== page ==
these foces do not balance because both of the forces arent acting upon the same object
Pretty much, yes.
An 18 wheeler is a semi-truck and trailer. A truck, and trailer, has 18 wheels, including 10 on the semi, and 8 more on the trailer. 18 Wheelers are responsible for the majority of products the user buys everyday.
im not sure
Yes. The trailer is considered personal property, much like that rod and real you left in the boat, or the motor that was not part of the loan. You will be permitted to claim your personal property for thirty days after the boat is repossessed. You will be charged for the storage of it though.
I am renting a trailer and a limb falls on my vehicle while parked on the property who is responsible for the damages
In most countries, if the other person had clear title to the trailer (i.e they owned it outright and there was no loan or lien attached to it) then the purchase is legal. The taxes are owed by the person not the trailer. You would need to prove when you purchased the trailer and you would only be responsible for the taxes that accrue from the date of purchase.
Yes, until the note is completely paid it still belongs to someone else and can be repossessed. If the transport trailer maybe also if it's on the same note.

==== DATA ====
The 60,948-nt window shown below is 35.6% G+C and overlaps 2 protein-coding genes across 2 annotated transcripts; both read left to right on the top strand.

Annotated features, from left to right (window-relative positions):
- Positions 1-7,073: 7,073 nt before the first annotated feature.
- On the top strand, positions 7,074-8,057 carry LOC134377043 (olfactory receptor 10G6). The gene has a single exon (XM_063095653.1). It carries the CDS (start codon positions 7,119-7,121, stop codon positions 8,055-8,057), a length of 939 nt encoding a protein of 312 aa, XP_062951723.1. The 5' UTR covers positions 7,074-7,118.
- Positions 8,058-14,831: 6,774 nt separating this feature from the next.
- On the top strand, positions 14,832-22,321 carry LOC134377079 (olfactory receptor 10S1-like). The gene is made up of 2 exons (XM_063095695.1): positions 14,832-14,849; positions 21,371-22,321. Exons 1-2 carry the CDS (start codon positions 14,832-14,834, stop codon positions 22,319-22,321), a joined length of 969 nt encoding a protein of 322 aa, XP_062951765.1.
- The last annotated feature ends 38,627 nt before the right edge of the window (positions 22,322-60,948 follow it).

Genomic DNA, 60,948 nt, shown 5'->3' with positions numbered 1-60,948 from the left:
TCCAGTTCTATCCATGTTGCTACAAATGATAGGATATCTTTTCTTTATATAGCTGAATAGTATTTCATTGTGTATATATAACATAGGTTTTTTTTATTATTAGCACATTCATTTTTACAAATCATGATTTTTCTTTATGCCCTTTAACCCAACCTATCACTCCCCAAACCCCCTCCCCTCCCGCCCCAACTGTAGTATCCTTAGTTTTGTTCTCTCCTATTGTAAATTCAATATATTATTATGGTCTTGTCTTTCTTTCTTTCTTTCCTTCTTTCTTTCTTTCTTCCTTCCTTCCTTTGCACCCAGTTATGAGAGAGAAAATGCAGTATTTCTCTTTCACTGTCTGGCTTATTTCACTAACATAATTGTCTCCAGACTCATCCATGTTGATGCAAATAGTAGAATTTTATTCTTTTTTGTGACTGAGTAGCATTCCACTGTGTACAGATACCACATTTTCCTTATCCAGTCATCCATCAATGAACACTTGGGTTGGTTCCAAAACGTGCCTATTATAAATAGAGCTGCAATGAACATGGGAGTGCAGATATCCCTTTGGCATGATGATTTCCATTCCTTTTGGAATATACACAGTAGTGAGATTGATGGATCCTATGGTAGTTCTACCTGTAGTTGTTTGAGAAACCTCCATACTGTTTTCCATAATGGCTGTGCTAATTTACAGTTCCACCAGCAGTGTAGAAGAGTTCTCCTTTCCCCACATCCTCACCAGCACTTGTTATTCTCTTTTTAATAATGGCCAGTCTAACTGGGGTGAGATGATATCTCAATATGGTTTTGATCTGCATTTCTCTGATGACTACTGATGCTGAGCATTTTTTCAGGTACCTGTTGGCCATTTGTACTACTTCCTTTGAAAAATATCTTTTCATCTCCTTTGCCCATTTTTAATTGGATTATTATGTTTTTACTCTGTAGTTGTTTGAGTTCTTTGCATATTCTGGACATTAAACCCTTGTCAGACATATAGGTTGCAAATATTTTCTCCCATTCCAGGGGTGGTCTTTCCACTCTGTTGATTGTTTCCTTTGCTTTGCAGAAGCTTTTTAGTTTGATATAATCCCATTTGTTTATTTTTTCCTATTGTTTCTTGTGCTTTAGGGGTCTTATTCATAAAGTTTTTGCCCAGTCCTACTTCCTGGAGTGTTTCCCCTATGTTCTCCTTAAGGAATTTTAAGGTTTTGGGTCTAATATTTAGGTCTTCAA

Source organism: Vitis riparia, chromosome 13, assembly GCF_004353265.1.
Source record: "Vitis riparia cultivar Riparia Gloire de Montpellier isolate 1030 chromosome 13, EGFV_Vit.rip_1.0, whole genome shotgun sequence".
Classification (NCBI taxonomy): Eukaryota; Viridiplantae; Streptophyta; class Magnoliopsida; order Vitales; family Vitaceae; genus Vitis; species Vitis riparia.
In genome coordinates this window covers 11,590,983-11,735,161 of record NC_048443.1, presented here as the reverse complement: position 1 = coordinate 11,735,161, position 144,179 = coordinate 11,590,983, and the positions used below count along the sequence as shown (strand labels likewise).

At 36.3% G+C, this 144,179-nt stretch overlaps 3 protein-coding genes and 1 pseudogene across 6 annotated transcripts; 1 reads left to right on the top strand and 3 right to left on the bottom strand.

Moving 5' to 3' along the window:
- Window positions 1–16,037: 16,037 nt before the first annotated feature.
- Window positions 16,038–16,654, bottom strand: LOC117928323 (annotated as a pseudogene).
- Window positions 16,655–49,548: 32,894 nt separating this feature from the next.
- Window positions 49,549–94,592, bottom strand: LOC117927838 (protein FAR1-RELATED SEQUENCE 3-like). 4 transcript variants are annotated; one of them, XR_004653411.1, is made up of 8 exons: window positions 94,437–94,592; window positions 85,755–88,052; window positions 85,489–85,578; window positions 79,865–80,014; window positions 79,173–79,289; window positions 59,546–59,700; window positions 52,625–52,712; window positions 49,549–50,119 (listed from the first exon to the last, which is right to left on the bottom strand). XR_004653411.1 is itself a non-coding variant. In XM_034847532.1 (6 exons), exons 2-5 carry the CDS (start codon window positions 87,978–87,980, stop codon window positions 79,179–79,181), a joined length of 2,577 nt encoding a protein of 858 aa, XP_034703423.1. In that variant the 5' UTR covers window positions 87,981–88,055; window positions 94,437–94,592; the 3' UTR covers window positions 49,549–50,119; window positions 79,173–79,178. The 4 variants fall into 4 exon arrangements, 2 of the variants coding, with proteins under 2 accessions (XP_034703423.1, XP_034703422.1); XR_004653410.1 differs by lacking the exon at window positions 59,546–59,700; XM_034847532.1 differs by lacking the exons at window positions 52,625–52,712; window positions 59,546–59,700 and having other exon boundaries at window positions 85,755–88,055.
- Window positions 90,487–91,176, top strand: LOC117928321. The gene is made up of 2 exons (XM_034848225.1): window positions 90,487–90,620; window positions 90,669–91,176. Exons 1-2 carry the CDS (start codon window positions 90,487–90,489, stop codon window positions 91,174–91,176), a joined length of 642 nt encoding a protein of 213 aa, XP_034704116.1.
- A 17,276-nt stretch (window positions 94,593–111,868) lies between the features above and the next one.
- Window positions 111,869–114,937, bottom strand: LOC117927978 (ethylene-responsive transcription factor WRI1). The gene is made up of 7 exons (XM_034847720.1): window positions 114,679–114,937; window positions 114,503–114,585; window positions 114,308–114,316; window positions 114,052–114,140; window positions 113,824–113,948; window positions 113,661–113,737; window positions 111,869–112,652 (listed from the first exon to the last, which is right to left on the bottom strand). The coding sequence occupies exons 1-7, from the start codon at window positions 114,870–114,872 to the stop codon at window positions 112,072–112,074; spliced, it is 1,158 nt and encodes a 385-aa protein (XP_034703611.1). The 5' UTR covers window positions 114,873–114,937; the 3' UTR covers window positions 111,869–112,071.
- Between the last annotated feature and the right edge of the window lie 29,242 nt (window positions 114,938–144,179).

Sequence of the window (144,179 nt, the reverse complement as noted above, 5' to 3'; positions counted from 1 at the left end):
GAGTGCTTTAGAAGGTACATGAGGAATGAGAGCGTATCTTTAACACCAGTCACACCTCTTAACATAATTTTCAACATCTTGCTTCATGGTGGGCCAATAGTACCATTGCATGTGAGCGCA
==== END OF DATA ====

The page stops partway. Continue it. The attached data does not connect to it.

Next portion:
As you didnot specify RV, Tractor trailer, Trailer dynamics or truck dynamics my question will speak directly to RV situations. The hitch loading on an RV fifth wheel hitch is designed to be between 10% and 15% of overall trailer weight. This is determind by trailer design and axle placement. In the Tractor trailer world they can move the trailer axles, The fifth wheel hitch location and plan the loading to achive the goal of roughly 1/2 trailer weight or less on the hitch. The Trailer looks like it balances on a pedistal and in a way it does. The trailer axles provide the stability side to side for the trailer. Just like a tricycle. The advantage of the Fifth Wheel set up is that the trailer does not have any leverage on the truck to make the truck turn or sway in cross winds or other poor conditions. I am sure you have seen video of trailers swaying out of control and pushing the tow vehicle into the ditch.
Maybe you're thinking of a Johnson bar, which is either attached to the steering column or on the dash, and is used to actuate the trailer brakes without actuating the remaining brakes? Real handy for extendable RNG trailers, where you must keep air supplied to the trailer, but have to apply the trailer brakes. A cheater bar is the bar used to tighten down strap winches and chain binders on flatbed and other open deck trailers.
When a parent dies, a minor child is not held responsible for the payments of a purchased item. If the item was purchased after a divorce has become final, the ex spouse is not responsible for the purchase either.
no,because it's your land and you own it. You have show them the contract you sign for your home or land.you have prove for your land so you can do whatever you want todo with your land. Actually, it is POSSIBLE to lose the land as well. It depends if the land was collateral for the loan on the trailer. If so, then the lender has a right to the land as well.